In my last post, "Your lips are moving", I talked about how unresponsive my son's schools were. That was over 10 years ago. However, the feedback I've received about the post tells me that, unfortunately, things haven't changed much.

So...I thought it might be helpful for the newbies out there to have a few options in your back pocket for the days when the teacher calls and says "I'm so sorry, but Johnnie brought birthday cupcakes without telling me in advance and the kids have already seen them so I'm going to have to hand them out. Can you run by with something for YOUR child?"

Yes, it sucks that the options are pony up an instant treat...or have our kids left out...but sometimes that's the best we can get out of the world, and for those times I present:

EMERGENCY TREATS 101*

If you have only 5 minutes:

FRUIT TARTS
Clearbrook Farms tart fillings
Keebler Ready Crust mini graham cracker shells

Fill and go!

MINT "GIRL SCOUT" TYPE COOKIES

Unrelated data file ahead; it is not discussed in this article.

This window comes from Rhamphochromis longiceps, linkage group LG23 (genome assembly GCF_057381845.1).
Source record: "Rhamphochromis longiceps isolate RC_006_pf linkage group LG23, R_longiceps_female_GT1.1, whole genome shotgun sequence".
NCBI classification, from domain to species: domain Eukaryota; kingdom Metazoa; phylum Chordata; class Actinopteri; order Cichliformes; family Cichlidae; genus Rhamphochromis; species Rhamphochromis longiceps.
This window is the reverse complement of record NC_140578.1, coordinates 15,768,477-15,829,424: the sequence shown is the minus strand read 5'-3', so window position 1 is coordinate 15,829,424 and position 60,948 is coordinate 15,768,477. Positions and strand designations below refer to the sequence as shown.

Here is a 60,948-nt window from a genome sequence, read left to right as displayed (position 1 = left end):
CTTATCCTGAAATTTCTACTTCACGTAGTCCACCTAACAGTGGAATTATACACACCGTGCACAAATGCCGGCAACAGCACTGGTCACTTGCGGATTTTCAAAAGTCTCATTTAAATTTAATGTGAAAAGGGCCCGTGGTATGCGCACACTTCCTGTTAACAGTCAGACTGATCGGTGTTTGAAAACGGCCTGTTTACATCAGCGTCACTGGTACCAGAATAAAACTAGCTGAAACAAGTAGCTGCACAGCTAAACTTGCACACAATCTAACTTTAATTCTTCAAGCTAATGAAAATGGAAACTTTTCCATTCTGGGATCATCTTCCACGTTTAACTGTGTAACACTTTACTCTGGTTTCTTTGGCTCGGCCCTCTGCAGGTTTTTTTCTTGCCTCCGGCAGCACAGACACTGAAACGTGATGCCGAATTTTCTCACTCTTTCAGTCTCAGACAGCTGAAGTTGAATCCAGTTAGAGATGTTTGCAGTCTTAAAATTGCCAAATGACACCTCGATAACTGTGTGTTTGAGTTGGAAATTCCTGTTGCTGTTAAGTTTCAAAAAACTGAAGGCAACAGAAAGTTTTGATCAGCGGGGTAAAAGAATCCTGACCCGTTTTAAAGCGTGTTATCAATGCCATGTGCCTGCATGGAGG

Town…

"Your lips are moving, but all I hear is blah blah BLAH"

Lip service.

Is there anything that drives you crazier when it comes to food allergies?


When my son started school, we heard all the right phrases from school personnel: "safety", "we want him to be totally included", "staff training", "comprehensive plan." My husband and I felt pretty good about things. Until school started, that is.

Within a few weeks, my son came home and reported that his teacher had handed him M&Ms for a math counting exercise. When he said "I can't have these" she said "oh, do they contain milk?" Training blah blah blah

First grade: the start of full days and school birthday parties. Would the parties include brought-from-home foods, we asked? Well, yes, we really can't take away a treat from the other children blah blah blah

We noticed there was a "no nuts" sign on the door of the classroom. Apparently the signs were part of the "comprehensive plan." We pointed out that our s…

Dreaming of the End of Food Allergies

We all dream about life without food allergies. What makes it especially hard for me is that I've heard now for 17 years that "a cure is just five years away." (Now I didn't do well in high school math, but even I know the numbers don't add up there.)

When I get really bummed out, I think about what it would actually be like if the wish came true and my son outgrew all his food allergies: